June 2, 2011

The Growing Cost Of Car Insurance Fraud On Insurance Premiums

Car insurance fraud is rife, which ends up costing everyone money. According to industry statistics, it is estimated that more than 25% of car insurance claims contain suspected fraud, although claims fraud is only one aspect of many types of cheating going on in the auto insurance industry. The result of all these types of dishonest activity is that everybody eventually ends up paying higher car insurance premiums, since the insurers must somehow recover their losses.

Car insurance fraud can be separated into two distinct types: hard and soft fraud. Hard fraud occurs when someone purposely creates a loss covered by their insurance policy in order to collect money from their insurer. Examples include staging collisions, theft or fires of one's insured vehicle. The motivation is always monetary and hard fraud is often perpetrated by career criminals.

Soft fraud, which is more common and sometimes referred to as 'opportunistic', occurs, for example, when an otherwise legitimate claim is 'padded' with exaggerated information relating to a loss. Someone may claim car repair costs in excess of what was actually paid, or report injuries and medical costs that are actually nonexistent. Billions are paid out every year on claims of this type, resulting in increased car insurance premiums for everyone paying on a policy. Some fraudulent activities such as staging an automobile accident can also represent a real danger to innocent third parties who are guiltlessly affected by the ruse.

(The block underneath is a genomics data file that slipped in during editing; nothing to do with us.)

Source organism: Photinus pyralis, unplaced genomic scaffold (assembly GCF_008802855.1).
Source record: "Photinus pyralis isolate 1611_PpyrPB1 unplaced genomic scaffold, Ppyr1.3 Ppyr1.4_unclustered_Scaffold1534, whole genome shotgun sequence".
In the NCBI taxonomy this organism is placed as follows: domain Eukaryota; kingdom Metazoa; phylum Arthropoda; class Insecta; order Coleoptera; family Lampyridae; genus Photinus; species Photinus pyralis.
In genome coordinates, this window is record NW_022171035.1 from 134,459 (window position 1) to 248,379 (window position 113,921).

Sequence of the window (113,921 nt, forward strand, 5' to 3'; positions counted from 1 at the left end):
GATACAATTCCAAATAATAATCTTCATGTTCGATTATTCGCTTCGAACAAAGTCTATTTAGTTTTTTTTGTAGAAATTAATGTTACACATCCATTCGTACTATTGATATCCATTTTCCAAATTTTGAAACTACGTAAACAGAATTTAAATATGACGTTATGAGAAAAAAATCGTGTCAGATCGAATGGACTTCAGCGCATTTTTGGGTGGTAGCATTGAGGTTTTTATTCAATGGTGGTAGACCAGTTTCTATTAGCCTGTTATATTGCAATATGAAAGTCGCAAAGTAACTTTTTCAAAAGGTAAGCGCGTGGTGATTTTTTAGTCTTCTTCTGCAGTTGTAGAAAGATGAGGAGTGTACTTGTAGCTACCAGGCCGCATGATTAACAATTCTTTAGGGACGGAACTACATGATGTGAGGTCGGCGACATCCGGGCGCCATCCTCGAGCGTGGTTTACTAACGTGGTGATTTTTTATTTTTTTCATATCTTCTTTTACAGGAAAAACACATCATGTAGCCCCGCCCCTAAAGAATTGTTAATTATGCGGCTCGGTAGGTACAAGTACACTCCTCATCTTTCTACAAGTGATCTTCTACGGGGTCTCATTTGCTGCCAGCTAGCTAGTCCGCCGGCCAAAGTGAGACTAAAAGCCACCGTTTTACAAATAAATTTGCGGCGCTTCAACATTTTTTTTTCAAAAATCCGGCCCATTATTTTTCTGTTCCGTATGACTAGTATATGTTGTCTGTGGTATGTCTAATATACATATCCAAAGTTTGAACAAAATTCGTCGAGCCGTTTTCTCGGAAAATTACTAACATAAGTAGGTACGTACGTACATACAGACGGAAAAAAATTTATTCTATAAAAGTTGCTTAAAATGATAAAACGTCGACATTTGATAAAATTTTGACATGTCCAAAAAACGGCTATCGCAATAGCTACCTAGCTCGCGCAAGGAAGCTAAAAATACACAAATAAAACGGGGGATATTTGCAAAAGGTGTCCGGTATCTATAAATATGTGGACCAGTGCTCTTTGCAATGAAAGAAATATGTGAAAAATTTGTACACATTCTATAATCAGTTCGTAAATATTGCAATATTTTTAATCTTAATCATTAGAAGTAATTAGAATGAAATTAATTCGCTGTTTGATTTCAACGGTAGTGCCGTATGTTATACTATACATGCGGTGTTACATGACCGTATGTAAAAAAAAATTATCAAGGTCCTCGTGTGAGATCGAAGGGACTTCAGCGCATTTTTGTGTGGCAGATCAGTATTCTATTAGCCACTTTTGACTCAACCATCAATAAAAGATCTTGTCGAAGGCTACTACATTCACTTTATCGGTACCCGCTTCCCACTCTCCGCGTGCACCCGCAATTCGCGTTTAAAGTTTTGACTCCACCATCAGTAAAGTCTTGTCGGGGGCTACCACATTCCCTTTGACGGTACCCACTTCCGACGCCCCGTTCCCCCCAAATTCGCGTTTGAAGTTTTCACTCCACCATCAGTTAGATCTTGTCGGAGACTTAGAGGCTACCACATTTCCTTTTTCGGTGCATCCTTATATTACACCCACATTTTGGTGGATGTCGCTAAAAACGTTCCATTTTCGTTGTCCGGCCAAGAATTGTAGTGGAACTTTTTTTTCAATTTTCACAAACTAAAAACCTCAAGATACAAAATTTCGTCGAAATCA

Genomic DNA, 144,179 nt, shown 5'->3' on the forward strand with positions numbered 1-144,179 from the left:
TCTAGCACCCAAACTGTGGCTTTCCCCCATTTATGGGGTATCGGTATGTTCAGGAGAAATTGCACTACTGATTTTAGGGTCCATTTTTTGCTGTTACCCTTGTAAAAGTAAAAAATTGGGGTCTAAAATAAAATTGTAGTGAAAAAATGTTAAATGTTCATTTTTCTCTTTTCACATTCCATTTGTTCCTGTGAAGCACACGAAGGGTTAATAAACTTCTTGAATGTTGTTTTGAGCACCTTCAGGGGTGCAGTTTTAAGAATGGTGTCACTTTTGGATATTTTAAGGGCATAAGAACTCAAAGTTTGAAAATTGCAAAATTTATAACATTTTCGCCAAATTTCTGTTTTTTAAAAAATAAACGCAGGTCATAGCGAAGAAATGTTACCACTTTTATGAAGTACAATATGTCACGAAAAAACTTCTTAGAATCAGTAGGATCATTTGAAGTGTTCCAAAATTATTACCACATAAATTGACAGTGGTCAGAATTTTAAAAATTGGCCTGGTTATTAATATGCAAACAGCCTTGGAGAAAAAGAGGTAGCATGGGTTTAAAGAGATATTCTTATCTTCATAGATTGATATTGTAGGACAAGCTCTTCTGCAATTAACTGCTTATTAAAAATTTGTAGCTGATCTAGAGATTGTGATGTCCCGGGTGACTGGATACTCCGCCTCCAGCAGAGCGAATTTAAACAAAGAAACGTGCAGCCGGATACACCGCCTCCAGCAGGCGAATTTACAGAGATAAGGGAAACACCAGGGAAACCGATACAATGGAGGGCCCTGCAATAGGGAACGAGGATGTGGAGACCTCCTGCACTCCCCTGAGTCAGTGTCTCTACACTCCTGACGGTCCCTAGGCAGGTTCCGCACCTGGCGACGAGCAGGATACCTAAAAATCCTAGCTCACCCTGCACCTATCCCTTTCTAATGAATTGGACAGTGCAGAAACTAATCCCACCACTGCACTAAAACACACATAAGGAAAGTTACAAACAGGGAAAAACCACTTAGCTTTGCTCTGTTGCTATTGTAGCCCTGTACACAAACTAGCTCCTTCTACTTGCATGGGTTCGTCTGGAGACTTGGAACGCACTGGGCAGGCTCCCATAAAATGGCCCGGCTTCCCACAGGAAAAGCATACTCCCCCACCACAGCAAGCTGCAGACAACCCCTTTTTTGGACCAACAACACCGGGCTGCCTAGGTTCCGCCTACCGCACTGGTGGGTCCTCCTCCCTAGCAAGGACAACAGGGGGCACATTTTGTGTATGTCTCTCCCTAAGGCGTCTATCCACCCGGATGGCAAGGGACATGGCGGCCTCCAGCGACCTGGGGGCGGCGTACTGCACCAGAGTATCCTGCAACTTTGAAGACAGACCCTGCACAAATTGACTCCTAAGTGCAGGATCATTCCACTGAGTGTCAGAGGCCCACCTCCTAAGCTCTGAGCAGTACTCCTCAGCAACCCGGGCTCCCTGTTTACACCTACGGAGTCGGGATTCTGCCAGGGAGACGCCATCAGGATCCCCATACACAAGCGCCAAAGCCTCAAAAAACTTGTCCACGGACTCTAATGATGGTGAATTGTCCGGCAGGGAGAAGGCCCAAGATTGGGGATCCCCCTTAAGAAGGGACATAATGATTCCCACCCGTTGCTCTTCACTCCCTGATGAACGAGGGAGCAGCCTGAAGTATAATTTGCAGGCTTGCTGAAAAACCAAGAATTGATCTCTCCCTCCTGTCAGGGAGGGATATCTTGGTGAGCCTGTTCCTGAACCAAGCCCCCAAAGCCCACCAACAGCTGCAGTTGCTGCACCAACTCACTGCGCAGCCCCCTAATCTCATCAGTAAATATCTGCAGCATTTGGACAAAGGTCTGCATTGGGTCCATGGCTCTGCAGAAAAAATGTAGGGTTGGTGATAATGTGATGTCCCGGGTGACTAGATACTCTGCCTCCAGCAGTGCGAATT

Another type of car insurance fraud that has been making its presence known in the past few years revolves around counterfeit insurance cards and bogus policies. With car insurance sales becoming so prodigious on the Internet, the door has been left open for untold numbers of scammers to sell policies that appear to be the real thing but end up being worthless. Many drivers who thought they had gotten a great deal on their car insurance coverage learn too late that they have no coverage at all and have been paying premiums to a sham company whose only function is to bilk funds from unsuspecting victims.

Since nearly all states require drivers to carry at least a minimum amount of liability coverage in order to operate a vehicle on public roads a new type of fraud has appeared which, again, is causing everyone else's car insurance premiums to escalate. When a driver is pulled over by a police officer on a traffic stop he or she will likely be asked to produce proof of insurance (insurance card). There is an underground industry focused on providing dishonest drivers with fake insurance cards so they are able to appear to be covered when, in fact, they are not.